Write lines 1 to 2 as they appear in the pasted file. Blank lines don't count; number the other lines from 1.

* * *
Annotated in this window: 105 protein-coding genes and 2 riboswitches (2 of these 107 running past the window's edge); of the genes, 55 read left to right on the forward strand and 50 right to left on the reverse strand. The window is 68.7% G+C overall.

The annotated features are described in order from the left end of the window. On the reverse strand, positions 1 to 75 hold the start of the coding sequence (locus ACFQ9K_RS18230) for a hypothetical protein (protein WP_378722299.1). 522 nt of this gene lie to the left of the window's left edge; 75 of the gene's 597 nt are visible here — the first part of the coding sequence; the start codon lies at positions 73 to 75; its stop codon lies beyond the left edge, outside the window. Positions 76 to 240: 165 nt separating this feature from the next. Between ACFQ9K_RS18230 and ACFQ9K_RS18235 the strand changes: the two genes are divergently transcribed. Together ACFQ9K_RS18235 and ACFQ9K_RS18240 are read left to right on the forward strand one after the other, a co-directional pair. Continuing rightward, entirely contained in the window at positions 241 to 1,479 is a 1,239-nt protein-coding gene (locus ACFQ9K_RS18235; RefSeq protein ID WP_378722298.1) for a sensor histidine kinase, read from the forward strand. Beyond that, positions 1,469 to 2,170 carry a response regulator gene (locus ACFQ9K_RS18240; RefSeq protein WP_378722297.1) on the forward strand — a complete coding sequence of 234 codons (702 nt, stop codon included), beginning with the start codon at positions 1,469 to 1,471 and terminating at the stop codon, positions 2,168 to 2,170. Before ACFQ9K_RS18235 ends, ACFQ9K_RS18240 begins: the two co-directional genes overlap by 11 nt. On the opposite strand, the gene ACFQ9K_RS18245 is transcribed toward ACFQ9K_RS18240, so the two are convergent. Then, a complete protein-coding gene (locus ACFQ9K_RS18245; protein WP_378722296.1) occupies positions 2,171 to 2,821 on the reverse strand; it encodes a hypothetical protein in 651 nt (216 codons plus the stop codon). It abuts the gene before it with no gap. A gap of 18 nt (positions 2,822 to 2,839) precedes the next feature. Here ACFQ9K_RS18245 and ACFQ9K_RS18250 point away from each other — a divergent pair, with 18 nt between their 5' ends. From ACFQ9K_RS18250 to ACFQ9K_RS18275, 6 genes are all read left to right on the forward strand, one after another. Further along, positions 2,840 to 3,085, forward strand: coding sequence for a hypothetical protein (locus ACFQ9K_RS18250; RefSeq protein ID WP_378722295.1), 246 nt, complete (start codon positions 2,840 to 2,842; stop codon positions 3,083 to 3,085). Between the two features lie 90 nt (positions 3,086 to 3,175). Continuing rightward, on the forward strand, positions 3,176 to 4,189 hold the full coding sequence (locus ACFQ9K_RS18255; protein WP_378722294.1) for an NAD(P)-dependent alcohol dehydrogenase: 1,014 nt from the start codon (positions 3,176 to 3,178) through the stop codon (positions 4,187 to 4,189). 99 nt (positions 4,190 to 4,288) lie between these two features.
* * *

Annotated in this window: 105 protein-coding genes and 2 riboswitches (2 of these 107 running past the window's edge); of the genes, 55 read left to right on the forward strand and 50 right to left on the reverse strand. The window is 68.7% G+C overall.

The annotated features are described in order from the left end of the window. On the reverse strand, positions 1 to 75 hold the start of the coding sequence (locus ACFQ9K_RS18230) for a hypothetical protein (protein WP_378722299.1). 522 nt of this gene lie to the left of the window's left edge; 75 of the gene's 597 nt are visible here — the first part of the coding sequence; the start codon lies at positions 73 to 75; its stop codon lies beyond the left edge, outside the window. Positions 76 to 240: 165 nt separating this feature from the next. Between ACFQ9K_RS18230 and ACFQ9K_RS18235 the strand changes: the two genes are divergently transcribed. Together ACFQ9K_RS18235 and ACFQ9K_RS18240 are read left to right on the forward strand one after the other, a co-directional pair. Continuing rightward, entirely contained in the window at positions 241 to 1,479 is a 1,239-nt protein-coding gene (locus ACFQ9K_RS18235; RefSeq protein ID WP_378722298.1) for a sensor histidine kinase, read from the forward strand. Beyond that, positions 1,469 to 2,170 carry a response regulator gene (locus ACFQ9K_RS18240; RefSeq protein WP_378722297.1) on the forward strand — a complete coding sequence of 234 codons (702 nt, stop codon included), beginning with the start codon at positions 1,469 to 1,471 and terminating at the stop codon, positions 2,168 to 2,170. Before ACFQ9K_RS18235 ends, ACFQ9K_RS18240 begins: the two co-directional genes overlap by 11 nt. On the opposite strand, the gene ACFQ9K_RS18245 is transcribed toward ACFQ9K_RS18240, so the two are convergent. Then, a complete protein-coding gene (locus ACFQ9K_RS18245; protein WP_378722296.1) occupies positions 2,171 to 2,821 on the reverse strand; it encodes a hypothetical protein in 651 nt (216 codons plus the stop codon). It abuts the gene before it with no gap. A gap of 18 nt (positions 2,822 to 2,839) precedes the next feature. Here ACFQ9K_RS18245 and ACFQ9K_RS18250 point away from each other — a divergent pair, with 18 nt between their 5' ends. From ACFQ9K_RS18250 to ACFQ9K_RS18275, 6 genes are all read left to right on the forward strand, one after another. Further along, positions 2,840 to 3,085, forward strand: coding sequence for a hypothetical protein (locus ACFQ9K_RS18250; RefSeq protein ID WP_378722295.1), 246 nt, complete (start codon positions 2,840 to 2,842; stop codon positions 3,083 to 3,085). Between the two features lie 90 nt (positions 3,086 to 3,175). Continuing rightward, on the forward strand, positions 3,176 to 4,189 hold the full coding sequence (locus ACFQ9K_RS18255; protein WP_378722294.1) for an NAD(P)-dependent alcohol dehydrogenase: 1,014 nt from the start codon (positions 3,176 to 3,178) through the stop codon (positions 4,187 to 4,189). 99 nt (positions 4,190 to 4,288) lie between these two features.